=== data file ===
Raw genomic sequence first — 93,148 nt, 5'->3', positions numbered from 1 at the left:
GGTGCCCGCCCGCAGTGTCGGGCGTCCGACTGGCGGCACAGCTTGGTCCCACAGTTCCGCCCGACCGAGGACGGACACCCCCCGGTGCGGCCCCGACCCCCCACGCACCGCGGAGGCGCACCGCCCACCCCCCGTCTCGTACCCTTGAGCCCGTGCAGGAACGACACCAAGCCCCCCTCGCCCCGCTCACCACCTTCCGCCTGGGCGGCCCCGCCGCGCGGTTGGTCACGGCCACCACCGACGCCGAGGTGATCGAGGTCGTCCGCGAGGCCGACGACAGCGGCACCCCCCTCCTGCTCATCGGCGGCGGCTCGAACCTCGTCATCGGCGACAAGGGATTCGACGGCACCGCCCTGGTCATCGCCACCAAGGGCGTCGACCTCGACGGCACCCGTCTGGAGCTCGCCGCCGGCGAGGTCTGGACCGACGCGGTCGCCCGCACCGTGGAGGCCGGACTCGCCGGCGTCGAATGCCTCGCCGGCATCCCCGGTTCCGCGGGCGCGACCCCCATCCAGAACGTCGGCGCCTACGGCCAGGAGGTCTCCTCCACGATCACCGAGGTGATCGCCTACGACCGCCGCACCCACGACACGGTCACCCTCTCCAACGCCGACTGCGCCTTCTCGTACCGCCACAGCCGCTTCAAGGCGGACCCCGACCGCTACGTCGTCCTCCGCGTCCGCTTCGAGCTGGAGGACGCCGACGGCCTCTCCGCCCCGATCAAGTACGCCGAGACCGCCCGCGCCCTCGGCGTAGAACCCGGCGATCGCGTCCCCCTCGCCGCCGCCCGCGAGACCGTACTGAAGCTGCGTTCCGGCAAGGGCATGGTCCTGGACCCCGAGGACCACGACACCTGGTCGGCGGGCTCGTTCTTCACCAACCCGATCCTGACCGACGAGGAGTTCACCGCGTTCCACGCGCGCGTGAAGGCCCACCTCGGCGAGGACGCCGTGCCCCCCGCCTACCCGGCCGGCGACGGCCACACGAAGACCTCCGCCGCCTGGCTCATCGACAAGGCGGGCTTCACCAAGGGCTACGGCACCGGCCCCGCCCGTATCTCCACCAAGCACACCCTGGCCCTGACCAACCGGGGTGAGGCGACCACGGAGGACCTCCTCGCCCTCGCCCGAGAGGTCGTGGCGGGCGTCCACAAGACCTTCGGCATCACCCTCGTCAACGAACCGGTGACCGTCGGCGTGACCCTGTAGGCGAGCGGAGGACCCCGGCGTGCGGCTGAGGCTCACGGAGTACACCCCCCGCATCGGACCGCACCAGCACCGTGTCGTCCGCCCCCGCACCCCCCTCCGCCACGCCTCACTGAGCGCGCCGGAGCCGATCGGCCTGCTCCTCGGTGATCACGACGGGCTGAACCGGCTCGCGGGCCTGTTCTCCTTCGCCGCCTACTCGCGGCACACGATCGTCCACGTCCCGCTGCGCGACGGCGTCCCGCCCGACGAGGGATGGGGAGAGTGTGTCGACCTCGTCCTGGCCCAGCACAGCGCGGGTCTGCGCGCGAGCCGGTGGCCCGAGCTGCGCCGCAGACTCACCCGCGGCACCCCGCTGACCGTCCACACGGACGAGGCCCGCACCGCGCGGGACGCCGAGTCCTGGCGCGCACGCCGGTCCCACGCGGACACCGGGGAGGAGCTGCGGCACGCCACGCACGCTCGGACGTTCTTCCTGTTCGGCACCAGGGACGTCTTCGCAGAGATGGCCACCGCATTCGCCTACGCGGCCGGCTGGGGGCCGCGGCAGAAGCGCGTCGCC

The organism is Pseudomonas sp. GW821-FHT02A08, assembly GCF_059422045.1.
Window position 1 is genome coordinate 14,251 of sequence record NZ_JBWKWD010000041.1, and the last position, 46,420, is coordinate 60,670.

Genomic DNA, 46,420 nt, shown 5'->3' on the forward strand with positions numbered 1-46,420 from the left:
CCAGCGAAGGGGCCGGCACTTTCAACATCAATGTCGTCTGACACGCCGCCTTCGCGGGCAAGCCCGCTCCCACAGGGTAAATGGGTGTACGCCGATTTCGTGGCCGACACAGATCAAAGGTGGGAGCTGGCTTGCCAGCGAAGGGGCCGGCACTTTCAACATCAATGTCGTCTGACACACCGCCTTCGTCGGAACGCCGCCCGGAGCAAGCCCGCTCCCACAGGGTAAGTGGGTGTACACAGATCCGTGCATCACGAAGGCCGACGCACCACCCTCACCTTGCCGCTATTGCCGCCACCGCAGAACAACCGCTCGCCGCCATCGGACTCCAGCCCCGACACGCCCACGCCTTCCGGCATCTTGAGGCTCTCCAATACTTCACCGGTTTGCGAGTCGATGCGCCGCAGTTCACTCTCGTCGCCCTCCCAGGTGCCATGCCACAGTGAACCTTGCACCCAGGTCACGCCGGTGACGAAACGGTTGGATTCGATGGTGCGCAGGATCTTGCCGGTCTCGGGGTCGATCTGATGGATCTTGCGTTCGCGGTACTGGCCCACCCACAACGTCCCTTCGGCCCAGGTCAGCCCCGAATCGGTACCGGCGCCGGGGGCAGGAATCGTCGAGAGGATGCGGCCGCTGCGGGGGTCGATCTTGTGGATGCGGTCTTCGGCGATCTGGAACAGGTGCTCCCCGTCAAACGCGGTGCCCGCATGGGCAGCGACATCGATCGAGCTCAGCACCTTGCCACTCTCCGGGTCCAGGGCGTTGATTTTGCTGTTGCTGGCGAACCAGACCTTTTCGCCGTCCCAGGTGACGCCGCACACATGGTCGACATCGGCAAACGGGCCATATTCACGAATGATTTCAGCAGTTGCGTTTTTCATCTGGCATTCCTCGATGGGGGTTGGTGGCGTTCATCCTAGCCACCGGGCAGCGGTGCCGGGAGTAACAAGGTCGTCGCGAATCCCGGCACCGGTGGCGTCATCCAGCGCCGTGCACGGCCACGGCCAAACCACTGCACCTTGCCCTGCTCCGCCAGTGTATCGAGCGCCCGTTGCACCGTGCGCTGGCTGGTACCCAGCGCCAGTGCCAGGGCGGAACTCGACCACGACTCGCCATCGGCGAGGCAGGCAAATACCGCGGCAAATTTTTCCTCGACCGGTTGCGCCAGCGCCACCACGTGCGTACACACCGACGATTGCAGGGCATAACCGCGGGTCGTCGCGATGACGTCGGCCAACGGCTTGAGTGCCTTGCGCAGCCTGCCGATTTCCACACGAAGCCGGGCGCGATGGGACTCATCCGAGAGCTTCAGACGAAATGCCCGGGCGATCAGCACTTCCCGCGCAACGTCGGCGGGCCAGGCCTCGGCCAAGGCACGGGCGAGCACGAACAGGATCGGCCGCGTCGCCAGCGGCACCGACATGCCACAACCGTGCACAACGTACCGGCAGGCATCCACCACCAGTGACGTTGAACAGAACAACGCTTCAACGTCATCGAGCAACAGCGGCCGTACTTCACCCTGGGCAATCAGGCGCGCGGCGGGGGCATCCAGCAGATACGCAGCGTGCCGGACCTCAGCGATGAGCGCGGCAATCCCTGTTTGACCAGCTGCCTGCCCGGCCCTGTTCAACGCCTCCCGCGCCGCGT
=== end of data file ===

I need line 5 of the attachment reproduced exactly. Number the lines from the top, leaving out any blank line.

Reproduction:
Genomic DNA, 46,420 nt, shown 5'->3' on the forward strand with positions numbered 1-46,420 from the left: